A Visit From Belle and the Evolution of A Heeler

Ms. Jeannie’s neighbor has a lovable little dog named Belle who has taken, on her own accord,  to come visiting Ms. Jeannie everyday.


Ms. Jeannie loves seeing her furry little face at the door in the morning, especially because Ms. Jeannie’s beloved border collie passed away this winter, and she has been dogless since.

Coming to say hello!

Belle is a blue heeler, which means she is incredibly smart, just like Ms. Jeannie’s border collie was. She is a herder by nature, so Ms. Jeannie’s two cats  now get a little more exercise than they did before!

Ms. Jeannie can’t help but wonder… was Belle brought into her life to help “heal” the sense of sadness Ms. Jeannie felt over losing her border collie? Ironies like this in life seem like lovely reminders that, perhaps, everything does happen for a reason!

Ms. Jeannie’s garden company!

Belle likes to lay in the sunshine next to Ms. Jeannie’s garden and keep her company while Ms. Jeannie weeds and putters about. Ms. Jeannie always keeps a couple dog treats in her pocket too – you know, in case Belle gets a little snacky.

Belle lives with two other dogs, both boys, so Ms. Jeannie thinks she likes to come over to get a little girl time in. Like a mini vacation layered in peanut butter.

Ready for a fun adventure!

Blue heelers, also known as a Australian Cattle Dogs were originally bred by homesteaders in the Australian outback. They needed a durable type of dog that could withstand harsh weather conditions and austere environments.

Their first attempt at creating such a bred was to cross the  Smithfield collie with an Australian dingo to see if that would produce good durable offspring.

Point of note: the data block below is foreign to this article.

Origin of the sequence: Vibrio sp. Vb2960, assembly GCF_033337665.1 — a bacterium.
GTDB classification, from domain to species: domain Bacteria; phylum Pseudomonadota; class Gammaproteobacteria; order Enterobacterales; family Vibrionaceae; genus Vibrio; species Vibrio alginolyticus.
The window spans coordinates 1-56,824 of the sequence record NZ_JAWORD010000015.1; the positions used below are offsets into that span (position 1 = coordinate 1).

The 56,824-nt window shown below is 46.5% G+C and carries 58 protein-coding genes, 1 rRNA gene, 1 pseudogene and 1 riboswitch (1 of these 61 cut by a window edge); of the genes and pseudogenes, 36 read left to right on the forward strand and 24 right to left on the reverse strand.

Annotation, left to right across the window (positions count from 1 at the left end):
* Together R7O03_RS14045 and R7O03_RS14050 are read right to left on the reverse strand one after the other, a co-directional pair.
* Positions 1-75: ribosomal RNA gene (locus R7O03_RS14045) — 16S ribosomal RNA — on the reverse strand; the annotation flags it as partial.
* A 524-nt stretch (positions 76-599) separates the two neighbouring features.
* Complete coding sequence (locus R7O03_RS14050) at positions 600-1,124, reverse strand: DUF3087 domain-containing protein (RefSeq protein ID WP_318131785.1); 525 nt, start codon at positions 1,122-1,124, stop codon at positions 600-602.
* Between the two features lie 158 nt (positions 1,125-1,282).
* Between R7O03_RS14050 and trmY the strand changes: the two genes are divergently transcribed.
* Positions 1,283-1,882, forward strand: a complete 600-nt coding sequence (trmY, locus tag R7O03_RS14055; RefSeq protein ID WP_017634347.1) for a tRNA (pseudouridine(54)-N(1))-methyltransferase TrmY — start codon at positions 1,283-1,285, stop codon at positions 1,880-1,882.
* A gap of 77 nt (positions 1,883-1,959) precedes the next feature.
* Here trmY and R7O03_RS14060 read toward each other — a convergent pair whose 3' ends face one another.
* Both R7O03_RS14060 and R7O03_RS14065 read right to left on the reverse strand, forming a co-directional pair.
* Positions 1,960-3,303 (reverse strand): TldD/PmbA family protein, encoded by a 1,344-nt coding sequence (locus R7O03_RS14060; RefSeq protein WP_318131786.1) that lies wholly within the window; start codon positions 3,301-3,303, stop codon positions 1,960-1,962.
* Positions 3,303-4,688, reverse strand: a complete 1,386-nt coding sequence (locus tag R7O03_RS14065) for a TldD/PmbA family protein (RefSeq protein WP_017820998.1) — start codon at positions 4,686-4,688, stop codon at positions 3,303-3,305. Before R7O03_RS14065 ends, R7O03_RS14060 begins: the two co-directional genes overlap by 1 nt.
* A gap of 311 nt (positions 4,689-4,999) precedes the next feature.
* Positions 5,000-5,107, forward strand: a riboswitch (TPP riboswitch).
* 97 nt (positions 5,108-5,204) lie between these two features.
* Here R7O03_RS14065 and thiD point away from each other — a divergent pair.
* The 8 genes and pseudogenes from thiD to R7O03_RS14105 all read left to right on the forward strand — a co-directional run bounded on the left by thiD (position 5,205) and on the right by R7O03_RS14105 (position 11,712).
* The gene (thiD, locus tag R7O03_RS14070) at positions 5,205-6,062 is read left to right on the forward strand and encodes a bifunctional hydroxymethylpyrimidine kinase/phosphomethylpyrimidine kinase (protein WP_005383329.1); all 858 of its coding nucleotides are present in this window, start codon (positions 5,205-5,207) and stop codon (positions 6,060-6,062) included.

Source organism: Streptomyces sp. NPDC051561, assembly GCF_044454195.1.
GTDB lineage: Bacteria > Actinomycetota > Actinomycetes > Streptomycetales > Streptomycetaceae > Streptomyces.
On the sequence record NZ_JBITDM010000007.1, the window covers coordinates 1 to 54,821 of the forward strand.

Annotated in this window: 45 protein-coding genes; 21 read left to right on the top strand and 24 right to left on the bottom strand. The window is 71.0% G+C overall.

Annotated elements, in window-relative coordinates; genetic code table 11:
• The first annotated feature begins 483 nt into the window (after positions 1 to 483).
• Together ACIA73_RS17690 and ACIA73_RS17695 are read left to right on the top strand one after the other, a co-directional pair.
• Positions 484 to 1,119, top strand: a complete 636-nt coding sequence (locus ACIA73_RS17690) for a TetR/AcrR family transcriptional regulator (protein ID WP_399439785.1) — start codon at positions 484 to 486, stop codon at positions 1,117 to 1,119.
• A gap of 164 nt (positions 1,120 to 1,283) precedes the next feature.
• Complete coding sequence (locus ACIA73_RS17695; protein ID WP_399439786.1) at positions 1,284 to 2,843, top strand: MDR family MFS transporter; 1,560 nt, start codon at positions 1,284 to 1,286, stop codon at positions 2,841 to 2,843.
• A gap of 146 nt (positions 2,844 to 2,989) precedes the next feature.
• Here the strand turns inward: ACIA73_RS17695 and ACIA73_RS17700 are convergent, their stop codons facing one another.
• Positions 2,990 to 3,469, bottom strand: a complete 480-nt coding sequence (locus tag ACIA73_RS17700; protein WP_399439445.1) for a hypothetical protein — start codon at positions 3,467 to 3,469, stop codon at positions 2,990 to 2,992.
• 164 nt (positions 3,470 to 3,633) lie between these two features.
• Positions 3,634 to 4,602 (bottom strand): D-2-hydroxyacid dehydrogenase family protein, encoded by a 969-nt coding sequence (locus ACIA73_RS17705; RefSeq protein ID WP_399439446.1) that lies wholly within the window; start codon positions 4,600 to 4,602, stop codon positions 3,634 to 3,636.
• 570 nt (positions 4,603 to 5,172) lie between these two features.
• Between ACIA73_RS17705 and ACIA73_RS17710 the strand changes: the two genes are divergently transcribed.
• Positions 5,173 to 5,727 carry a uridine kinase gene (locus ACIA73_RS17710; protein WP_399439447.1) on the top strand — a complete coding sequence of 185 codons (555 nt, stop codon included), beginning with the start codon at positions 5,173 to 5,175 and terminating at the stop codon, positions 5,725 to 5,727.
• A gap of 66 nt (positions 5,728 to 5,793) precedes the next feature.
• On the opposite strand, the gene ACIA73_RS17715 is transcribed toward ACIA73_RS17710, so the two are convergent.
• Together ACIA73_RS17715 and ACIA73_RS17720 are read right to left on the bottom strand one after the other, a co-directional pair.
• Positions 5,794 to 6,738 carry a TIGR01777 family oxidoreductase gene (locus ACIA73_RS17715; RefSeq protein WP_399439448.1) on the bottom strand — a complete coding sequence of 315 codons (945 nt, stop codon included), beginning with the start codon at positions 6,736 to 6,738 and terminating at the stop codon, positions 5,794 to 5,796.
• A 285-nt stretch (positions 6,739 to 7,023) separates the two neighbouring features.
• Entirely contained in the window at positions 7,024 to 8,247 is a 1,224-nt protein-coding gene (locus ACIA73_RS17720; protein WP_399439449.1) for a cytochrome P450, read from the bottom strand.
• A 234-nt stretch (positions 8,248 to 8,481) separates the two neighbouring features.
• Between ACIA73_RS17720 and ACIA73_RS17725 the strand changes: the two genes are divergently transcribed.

A typical Smithfield dog looks like this…

Photo courtesy of wolfweb.com

And an Australian dingo looks like this…

Australian dingo with pups

Unfortunately this match produced red pups that were a little overzealous in the biting department and wound up killing their herds instead of just rounding them up.

The next attempt was to cross a rough coated collie (the Lassie dogs!) with the dingo…

Rough Coated Collie

But this union just produced dogs that barked so much they stressed the cattle to the point where cows were losing weight instead of gaining weight.

In 1840,  Englishman Thomas Hall bred a blue smooth coated collie with a dingo and deemed it a success, naming his breed Hall’s Heelers.

Blue Smooth Coated Collie

But brothers Jack & Harry Bagust thought that they could still improve upon the Thomas Hall’s creation, so they bred a Hall’s Heeler with a dalmation.

Hall’s Heeler

This turned out not to be quite  the right mix either, as the dalamtion/heeler mix lacked a level of skillmanship that the original breeds had.  So next they bred a Heeler with a Kelpie …

Australian Kelpie. Photo courtesy of Robyn and Tony’s Pet Sitting Service.

A little more breeding with dingos produced the blue heeler and the red heeler we see today.

Traditional Blue Heeler
Traditional Red Heeler

Ms. Jeannie suspects Belle might contain a little Welsh Corgi also. They have similiar markings and a long body shape, and while Belle is taller then a typical Corgi – Ms. Jeannie thinks their faces are similiar. What do you think?

Welsh Corgi

All in all, at the end of the day, Belle’s genealogy looks a lot like Ms. Jeannie’s, a little bit of everything from here and there!

Blue Heelers have there own presence on Etsy too. The following are some of Ms. Jeannie’s favorites. Click on each picture to find more Heeler themed items from each artists shop!

Blue Heeler & Pasture Photograph by Pony Creek Photography
Australian Cattle Dog Print by geministudio
Australian Cattle Dog Rising Moon Print by Tom Young Art
Australian Blue Heeler Porcelain Animal from songandbranch
Blue Heeler Dog Art by Dottie Dracos
Smile Photograph by sknights
Australian Cattle Dog Print by dogartstudio

2 thoughts on “A Visit From Belle and the Evolution of A Heeler

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